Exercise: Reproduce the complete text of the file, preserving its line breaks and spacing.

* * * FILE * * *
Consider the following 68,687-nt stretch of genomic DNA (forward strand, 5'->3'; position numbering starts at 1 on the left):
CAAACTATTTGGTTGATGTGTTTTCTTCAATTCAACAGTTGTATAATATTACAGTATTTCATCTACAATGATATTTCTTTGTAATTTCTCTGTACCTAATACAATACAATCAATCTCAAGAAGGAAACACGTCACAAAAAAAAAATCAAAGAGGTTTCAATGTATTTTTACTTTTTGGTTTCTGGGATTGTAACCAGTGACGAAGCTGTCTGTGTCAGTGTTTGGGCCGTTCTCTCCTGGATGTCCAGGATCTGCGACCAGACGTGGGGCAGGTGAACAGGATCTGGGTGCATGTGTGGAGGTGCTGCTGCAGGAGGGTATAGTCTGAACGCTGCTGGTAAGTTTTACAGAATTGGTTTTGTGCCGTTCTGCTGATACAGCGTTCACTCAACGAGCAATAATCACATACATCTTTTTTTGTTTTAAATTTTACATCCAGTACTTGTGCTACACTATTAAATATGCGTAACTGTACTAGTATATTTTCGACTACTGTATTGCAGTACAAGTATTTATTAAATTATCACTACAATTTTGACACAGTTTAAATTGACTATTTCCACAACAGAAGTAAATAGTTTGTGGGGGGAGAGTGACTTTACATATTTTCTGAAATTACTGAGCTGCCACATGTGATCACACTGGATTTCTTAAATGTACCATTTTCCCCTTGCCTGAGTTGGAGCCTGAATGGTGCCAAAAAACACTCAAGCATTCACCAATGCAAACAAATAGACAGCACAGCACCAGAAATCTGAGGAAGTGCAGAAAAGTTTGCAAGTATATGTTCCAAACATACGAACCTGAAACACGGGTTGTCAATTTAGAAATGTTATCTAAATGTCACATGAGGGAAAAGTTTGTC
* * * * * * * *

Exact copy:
Consider the following 68,687-nt stretch of genomic DNA (forward strand, 5'->3'; position numbering starts at 1 on the left):
CAAACTATTTGGTTGATGTGTTTTCTTCAATTCAACAGTTGTATAATATTACAGTATTTCATCTACAATGATATTTCTTTGTAATTTCTCTGTACCTAATACAATACAATCAATCTCAAGAAGGAAACACGTCACAAAAAAAAAATCAAAGAGGTTTCAATGTATTTTTACTTTTTGGTTTCTGGGATTGTAACCAGTGACGAAGCTGTCTGTGTCAGTGTTTGGGCCGTTCTCTCCTGGATGTCCAGGATCTGCGACCAGACGTGGGGCAGGTGAACAGGATCTGGGTGCATGTGTGGAGGTGCTGCTGCAGGAGGGTATAGTCTGAACGCTGCTGGTAAGTTTTACAGAATTGGTTTTGTGCCGTTCTGCTGATACAGCGTTCACTCAACGAGCAATAATCACATACATCTTTTTTTGTTTTAAATTTTACATCCAGTACTTGTGCTACACTATTAAATATGCGTAACTGTACTAGTATATTTTCGACTACTGTATTGCAGTACAAGTATTTATTAAATTATCACTACAATTTTGACACAGTTTAAATTGACTATTTCCACAACAGAAGTAAATAGTTTGTGGGGGGAGAGTGACTTTACATATTTTCTGAAATTACTGAGCTGCCACATGTGATCACACTGGATTTCTTAAATGTACCATTTTCCCCTTGCCTGAGTTGGAGCCTGAATGGTGCCAAAAAACACTCAAGCATTCACCAATGCAAACAAATAGACAGCACAGCACCAGAAATCTGAGGAAGTGCAGAAAAGTTTGCAAGTATATGTTCCAAACATACGAACCTGAAACACGGGTTGTCAATTTAGAAATGTTATCTAAATGTCACATGAGGGAAAAGTTTGTC